Here at Gilgamesh Press, we want to continue with the sneak peaks into our debut book, Ishtar!
The first story in the Ishtar collection is a historical piece, written by the lovely Kaaron Warren. Here are her thoughts behind why she wrote her incredible tale:
‘The Five Loves of Ishtar’
When I first began reading for my Ishtar novella, I was living in Suva, Fiji. The public library has two shelves of history books, all of them predating 1970, most of them donated by departing diplomats. I had sporadic internet. I also had an anthropologist as a friend, who had brought with him his enormous library. So that’s where I started.
As I read, one message emerged to me; that Ishtar was a powerful presence over many millennia. The stories told of her were in the present; as if she had lived for those thousands of years and people had actual memories of her.
I wondered how she’d change over the years, and if time made her tired.
At the same time, I wondered about her companions, and one in particular. For a long time, I’ve been fascinated about the washerwoman in history, after watching a documentary by Terry Jones, where he said that there were washerwomen who travelled on the Crusades. Women risking their lives, suffering the hunger and the privations that the men suffered, yet never named, rarely mentioned. I have the image of them working tirelessly, scrubbing, washing, drying, only noticed if they failed to do their jobs.
I wondered what sort of washerwomen Ishtar might have, and what they might know. I thought that perhaps they would know every secret; you can’t keep things from the woman who washes your underwear.
In addition to giving us a sneak about about the world in her Ishtar story, Cat Sparks has also written the top 10 Things about her tale!!
10 Things about Ishtar:
(‘The Sleeping and the Dead’)
10. The nuns collate their scriptures from a myriad of ancient sources: celebrity cookbooks, women’s magazines. That glossy paper made it right through Armageddon, barely blackened by the pyres of burning Bibles.
9. She likes tattoos inked before the fall. Everything from hot rods to baby feet. Jesus, naked ladies, dragons.
8. Storm clouds sully the horizon. Vast, voluminous boiling things, cauldrons of corrosive isotopes and acid flashback.
7. Windborne apparitions linger like imprints, remnants of better places, better days.
6. Women worship at her feet. The walking dead whose wombs still pulse with blood.
5. Ishtar has heard the skulls speak on more than one occasion, a fact she keeps hidden from the nuns.
4. The ossuary endures.
3. Death stalks the surface. The men were safer in the Underworld. Much safer.
2. Memories are as unreliable as seasons.
1. A deity cannot attain salvation. She must create it.
The wonderful Cat Sparks, author of ‘The Sleeping and the Dead’ from Ishtar, has written about her world and the ideas behind her story. It is a must read!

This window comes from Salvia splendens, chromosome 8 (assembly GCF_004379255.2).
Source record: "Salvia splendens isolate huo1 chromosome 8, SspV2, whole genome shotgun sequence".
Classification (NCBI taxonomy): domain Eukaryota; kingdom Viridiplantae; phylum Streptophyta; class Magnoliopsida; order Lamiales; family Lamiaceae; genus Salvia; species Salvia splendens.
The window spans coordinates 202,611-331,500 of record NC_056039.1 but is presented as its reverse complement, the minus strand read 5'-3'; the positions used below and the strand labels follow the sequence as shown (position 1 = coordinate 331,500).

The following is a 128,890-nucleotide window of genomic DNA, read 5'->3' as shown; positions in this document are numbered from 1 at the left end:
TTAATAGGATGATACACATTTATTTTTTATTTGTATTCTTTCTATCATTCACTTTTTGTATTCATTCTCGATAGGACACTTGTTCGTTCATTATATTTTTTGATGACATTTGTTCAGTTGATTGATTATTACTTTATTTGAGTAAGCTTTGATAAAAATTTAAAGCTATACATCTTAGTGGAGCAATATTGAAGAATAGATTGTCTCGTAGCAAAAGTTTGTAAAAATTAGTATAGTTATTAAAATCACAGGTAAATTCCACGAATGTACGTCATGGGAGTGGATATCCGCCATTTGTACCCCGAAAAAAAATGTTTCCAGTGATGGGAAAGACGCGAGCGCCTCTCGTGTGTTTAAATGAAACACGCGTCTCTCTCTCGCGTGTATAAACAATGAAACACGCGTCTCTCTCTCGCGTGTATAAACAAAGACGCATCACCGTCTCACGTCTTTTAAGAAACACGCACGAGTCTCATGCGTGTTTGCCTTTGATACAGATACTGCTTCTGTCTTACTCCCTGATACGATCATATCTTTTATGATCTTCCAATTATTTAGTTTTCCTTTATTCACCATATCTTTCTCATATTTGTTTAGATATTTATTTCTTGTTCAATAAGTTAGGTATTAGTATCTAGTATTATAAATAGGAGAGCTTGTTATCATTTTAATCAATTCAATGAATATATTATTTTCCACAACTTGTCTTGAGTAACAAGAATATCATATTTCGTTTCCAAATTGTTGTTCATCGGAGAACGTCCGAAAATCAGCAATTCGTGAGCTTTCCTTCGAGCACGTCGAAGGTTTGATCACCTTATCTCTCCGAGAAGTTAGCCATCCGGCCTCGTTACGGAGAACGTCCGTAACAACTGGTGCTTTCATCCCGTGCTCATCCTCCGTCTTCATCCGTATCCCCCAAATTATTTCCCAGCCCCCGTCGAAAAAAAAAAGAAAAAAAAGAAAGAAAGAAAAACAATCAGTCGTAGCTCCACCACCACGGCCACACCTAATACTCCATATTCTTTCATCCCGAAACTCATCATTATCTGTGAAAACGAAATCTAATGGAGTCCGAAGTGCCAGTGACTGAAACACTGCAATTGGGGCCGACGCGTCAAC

‘The Sleeping and the Dead’
It always bothers me when stories portray characters who are centuries old as reasonable people possessed of rational human perspective. Gods, by their very definition, cannot be sane in the way that term applies to you and me. Entropy is relentless. Time corrodes, empires rise and fall while a god still stands. How could millennial loneliness not leave incomprehensible scars?
The Sleeping and the Dead is a portrait of a world that has eaten itself alive. Birth has become an abomination, hope a blight upon the landscape. The would-be mothers perpetuate Hell. The crazy nuns are the ones who’ve got it right.
Consumer culture inherited the god it deserved, all mood swings, grace and flaming retribution. My Ishtar is an amnesiac deity. The turmoils of post-civilised dischord have lulled her into a state of exhausted ennui. She doesn’t remember why she does the things she does. Her fertility clinic is perpetuated as a half-baked gesture towards the tedium infusing and permeating the aching years.
Assisting hopeful mothers doesn’t interest her in the slightest. She does it because she’s bored of death and its grim accoutrements. Anna Ishtar has wallowed way too long in her own intellectual mire. She’s not quite crazy, just teetering on the brink.
Daisy and her nuns smell the raw power on her, even if Ishtar herself has mislaid her origins and purpose. That a god walks among them comes as no surprise, for they are blessed and theirs is holy art.
Who is Thomas to her really? No one, so she makes him someone; her quest a mere diversion to while away the hours.
It’s hard to believe that there is only 1 month left to go until Gilgamesh Press’ first book, Ishtar, will be launched!! It will be available as an ebook first, then print, so there will be no delay in getting to the good stuff within the covers. Authors Kaaron Warren, Deborah Biancotti and Cat Sparks deliver 3 amazing novellas.
Due out 13th November 2011!